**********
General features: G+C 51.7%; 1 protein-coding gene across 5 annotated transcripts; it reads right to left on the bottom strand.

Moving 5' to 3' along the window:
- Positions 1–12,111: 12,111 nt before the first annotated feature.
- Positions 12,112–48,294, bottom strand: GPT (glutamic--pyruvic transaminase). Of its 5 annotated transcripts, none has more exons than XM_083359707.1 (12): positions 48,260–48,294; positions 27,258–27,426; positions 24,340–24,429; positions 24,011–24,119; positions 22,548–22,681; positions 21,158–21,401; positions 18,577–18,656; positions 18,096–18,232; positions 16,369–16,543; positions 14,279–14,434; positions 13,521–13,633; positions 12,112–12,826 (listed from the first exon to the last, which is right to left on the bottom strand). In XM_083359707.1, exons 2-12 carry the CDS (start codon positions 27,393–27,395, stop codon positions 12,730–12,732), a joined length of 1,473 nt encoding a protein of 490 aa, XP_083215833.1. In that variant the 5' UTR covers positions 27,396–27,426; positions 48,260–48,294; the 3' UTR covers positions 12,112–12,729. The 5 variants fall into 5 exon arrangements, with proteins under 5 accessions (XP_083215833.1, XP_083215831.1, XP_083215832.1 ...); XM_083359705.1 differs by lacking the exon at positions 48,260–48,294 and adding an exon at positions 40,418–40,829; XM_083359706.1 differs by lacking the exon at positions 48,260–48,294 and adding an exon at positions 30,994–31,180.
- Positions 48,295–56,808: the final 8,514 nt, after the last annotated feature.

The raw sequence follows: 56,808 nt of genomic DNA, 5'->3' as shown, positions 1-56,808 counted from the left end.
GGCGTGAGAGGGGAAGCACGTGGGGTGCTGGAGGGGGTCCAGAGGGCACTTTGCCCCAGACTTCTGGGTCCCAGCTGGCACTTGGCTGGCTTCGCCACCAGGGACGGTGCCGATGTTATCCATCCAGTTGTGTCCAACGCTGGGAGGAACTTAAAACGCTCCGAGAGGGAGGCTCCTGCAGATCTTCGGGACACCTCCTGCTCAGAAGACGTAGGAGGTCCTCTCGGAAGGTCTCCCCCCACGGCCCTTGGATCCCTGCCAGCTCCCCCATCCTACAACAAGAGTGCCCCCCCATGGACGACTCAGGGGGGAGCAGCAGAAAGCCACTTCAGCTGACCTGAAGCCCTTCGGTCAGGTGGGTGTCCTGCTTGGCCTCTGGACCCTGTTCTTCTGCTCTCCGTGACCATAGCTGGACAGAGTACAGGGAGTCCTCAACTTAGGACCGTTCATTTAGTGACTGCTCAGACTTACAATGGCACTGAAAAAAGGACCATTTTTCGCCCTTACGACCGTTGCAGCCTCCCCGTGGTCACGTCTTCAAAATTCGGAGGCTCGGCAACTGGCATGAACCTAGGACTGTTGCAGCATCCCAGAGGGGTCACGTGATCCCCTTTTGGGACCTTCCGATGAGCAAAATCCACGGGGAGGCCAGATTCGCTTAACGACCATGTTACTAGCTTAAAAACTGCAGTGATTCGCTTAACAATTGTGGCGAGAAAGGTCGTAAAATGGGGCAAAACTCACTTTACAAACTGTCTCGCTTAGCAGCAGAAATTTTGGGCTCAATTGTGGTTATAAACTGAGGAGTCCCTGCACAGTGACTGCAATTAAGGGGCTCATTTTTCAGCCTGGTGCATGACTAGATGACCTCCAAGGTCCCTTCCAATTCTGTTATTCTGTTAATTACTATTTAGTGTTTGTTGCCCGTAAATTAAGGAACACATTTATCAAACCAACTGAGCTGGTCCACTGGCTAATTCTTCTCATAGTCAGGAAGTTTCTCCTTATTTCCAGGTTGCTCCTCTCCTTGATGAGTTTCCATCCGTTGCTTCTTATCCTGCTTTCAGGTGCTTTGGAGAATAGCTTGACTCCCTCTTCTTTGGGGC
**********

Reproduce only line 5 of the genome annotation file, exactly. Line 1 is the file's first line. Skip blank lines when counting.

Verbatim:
- Positions 48,295–56,808: the final 8,514 nt, after the last annotated feature.